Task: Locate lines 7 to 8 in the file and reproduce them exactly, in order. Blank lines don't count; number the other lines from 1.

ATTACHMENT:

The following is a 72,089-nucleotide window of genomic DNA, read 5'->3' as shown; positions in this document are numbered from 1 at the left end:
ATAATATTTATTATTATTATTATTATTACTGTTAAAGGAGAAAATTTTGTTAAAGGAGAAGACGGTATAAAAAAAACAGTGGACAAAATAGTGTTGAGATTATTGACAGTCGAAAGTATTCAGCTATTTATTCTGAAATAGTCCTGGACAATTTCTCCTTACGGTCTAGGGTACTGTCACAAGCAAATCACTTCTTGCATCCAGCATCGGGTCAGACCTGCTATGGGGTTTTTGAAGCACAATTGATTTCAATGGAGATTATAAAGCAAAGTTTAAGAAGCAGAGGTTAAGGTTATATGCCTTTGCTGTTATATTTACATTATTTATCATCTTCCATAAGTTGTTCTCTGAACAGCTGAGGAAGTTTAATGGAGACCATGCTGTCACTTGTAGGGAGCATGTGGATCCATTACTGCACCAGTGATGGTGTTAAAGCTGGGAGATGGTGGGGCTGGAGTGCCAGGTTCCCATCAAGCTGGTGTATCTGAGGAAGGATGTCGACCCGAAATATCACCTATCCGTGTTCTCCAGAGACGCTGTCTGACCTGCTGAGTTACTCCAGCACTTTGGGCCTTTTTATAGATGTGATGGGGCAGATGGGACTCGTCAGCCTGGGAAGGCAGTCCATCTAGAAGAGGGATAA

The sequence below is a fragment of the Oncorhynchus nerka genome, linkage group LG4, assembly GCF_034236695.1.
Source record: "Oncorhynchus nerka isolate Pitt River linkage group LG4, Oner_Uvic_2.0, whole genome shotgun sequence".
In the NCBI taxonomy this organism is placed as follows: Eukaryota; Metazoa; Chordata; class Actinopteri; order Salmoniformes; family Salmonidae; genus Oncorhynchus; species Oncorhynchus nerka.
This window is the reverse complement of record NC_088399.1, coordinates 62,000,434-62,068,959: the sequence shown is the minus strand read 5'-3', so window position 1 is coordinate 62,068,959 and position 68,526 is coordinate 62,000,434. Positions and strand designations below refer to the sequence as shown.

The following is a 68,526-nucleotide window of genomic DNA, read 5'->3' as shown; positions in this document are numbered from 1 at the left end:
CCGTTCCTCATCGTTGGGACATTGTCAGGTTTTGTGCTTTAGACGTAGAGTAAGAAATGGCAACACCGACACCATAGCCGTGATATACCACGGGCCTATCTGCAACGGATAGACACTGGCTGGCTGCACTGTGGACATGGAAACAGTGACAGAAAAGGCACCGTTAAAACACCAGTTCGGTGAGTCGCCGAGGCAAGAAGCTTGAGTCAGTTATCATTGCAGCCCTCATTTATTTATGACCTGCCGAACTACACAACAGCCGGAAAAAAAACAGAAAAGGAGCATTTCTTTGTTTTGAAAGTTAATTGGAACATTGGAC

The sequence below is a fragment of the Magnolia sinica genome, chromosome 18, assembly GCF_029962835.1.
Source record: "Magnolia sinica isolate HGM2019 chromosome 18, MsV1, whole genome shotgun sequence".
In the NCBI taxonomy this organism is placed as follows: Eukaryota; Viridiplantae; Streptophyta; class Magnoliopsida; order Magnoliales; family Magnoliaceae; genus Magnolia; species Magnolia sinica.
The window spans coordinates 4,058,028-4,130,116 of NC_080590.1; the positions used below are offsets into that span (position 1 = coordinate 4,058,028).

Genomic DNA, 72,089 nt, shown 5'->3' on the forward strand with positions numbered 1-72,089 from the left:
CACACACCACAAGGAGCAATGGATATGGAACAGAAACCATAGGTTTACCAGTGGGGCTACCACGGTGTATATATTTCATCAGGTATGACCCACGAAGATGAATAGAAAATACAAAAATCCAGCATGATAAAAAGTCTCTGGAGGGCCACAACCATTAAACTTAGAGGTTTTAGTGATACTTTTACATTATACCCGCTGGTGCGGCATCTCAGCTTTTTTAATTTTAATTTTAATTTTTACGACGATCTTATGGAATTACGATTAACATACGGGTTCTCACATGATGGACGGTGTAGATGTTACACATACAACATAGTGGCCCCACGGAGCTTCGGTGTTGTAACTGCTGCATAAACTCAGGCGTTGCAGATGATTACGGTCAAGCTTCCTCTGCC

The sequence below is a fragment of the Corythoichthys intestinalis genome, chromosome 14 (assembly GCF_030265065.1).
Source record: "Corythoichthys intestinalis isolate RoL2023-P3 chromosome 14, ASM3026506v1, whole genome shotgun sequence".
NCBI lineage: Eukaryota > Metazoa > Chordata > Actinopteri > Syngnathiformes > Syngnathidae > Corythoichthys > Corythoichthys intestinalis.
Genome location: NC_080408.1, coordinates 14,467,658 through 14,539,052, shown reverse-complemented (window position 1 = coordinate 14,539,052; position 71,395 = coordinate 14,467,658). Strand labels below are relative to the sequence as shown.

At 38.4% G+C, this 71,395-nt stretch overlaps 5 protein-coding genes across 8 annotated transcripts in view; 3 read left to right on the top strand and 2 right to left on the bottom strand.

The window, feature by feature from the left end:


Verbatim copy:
The following is a 68,526-nucleotide window of genomic DNA, read 5'->3' as shown; positions in this document are numbered from 1 at the left end:
CCGTTCCTCATCGTTGGGACATTGTCAGGTTTTGTGCTTTAGACGTAGAGTAAGAAATGGCAACACCGACACCATAGCCGTGATATACCACGGGCCTATCTGCAACGGATAGACACTGGCTGGCTGCACTGTGGACATGGAAACAGTGACAGAAAAGGCACCGTTAAAACACCAGTTCGGTGAGTCGCCGAGGCAAGAAGCTTGAGTCAGTTATCATTGCAGCCCTCATTTATTTATGACCTGCCGAACTACACAACAGCCGGAAAAAAAACAGAAAAGGAGCATTTCTTTGTTTTGAAAGTTAATTGGAACATTGGAC